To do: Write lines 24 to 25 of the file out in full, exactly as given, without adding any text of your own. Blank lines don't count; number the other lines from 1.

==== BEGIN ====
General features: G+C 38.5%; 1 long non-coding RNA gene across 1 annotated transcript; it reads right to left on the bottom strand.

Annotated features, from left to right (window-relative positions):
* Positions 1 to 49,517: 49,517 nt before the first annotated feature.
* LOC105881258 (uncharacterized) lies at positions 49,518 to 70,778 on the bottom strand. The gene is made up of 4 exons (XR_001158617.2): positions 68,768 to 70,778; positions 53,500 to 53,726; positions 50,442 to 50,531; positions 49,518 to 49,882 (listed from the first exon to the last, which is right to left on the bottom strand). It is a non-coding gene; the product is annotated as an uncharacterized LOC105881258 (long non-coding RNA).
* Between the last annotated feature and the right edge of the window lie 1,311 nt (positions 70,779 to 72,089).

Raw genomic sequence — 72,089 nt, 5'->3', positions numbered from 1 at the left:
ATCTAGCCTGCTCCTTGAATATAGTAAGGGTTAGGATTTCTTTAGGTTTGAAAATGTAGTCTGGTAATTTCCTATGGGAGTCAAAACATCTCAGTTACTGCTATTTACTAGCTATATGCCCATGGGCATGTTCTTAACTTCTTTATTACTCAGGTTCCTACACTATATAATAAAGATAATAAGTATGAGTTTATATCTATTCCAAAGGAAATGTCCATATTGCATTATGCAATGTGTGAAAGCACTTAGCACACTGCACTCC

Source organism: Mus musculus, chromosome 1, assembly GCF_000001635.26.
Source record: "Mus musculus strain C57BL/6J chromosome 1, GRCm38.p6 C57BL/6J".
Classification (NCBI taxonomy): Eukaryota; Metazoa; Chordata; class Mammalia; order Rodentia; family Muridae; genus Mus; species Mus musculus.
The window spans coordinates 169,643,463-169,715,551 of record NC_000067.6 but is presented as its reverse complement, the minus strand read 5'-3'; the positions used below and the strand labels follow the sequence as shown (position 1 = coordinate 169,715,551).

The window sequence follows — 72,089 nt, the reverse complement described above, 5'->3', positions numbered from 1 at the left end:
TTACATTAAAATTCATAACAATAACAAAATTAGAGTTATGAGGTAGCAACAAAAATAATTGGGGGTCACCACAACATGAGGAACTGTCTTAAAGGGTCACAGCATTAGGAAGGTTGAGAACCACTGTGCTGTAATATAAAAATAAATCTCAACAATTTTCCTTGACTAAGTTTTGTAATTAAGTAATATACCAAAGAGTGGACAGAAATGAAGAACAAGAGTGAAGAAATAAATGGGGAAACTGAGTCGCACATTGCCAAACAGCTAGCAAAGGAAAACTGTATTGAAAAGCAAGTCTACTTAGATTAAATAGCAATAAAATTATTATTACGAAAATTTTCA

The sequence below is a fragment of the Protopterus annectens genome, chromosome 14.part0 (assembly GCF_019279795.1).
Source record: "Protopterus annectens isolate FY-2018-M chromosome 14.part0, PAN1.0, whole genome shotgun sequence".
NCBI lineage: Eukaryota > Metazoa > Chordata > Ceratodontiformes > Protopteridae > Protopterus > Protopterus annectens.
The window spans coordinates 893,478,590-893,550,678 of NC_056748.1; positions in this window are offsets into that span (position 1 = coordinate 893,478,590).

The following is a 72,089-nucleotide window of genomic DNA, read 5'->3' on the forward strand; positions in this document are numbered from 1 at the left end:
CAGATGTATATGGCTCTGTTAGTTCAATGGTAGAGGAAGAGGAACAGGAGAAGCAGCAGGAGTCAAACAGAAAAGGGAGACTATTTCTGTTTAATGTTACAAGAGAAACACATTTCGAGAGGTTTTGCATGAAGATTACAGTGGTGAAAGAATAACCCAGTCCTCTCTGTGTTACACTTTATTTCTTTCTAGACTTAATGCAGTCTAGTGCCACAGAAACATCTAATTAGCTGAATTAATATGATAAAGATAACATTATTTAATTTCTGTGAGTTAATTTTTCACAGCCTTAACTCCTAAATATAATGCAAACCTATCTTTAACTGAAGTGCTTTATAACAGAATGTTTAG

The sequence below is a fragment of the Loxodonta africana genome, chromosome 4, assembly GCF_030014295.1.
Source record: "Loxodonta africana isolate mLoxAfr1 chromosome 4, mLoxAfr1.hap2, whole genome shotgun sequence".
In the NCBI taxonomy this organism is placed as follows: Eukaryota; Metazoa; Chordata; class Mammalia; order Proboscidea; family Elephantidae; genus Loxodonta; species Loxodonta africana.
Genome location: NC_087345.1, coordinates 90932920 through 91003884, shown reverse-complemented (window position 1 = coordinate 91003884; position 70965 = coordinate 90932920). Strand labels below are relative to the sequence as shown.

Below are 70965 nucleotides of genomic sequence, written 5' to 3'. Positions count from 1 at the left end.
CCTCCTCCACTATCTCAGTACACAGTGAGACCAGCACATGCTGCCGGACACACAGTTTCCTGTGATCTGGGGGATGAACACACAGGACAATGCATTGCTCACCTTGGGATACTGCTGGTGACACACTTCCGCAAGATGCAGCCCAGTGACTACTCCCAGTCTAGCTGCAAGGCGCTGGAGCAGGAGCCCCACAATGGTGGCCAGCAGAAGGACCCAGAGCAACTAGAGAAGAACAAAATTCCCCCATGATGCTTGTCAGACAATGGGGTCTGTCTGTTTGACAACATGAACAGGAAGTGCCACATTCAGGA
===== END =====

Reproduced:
Below are 70965 nucleotides of genomic sequence, written 5' to 3'. Positions count from 1 at the left end.
CCTCCTCCACTATCTCAGTACACAGTGAGACCAGCACATGCTGCCGGACACACAGTTTCCTGTGATCTGGGGGATGAACACACAGGACAATGCATTGCTCACCTTGGGATACTGCTGGTGACACACTTCCGCAAGATGCAGCCCAGTGACTACTCCCAGTCTAGCTGCAAGGCGCTGGAGCAGGAGCCCCACAATGGTGGCCAGCAGAAGGACCCAGAGCAACTAGAGAAGAACAAAATTCCCCCATGATGCTTGTCAGACAATGGGGTCTGTCTGTTTGACAACATGAACAGGAAGTGCCACATTCAGGA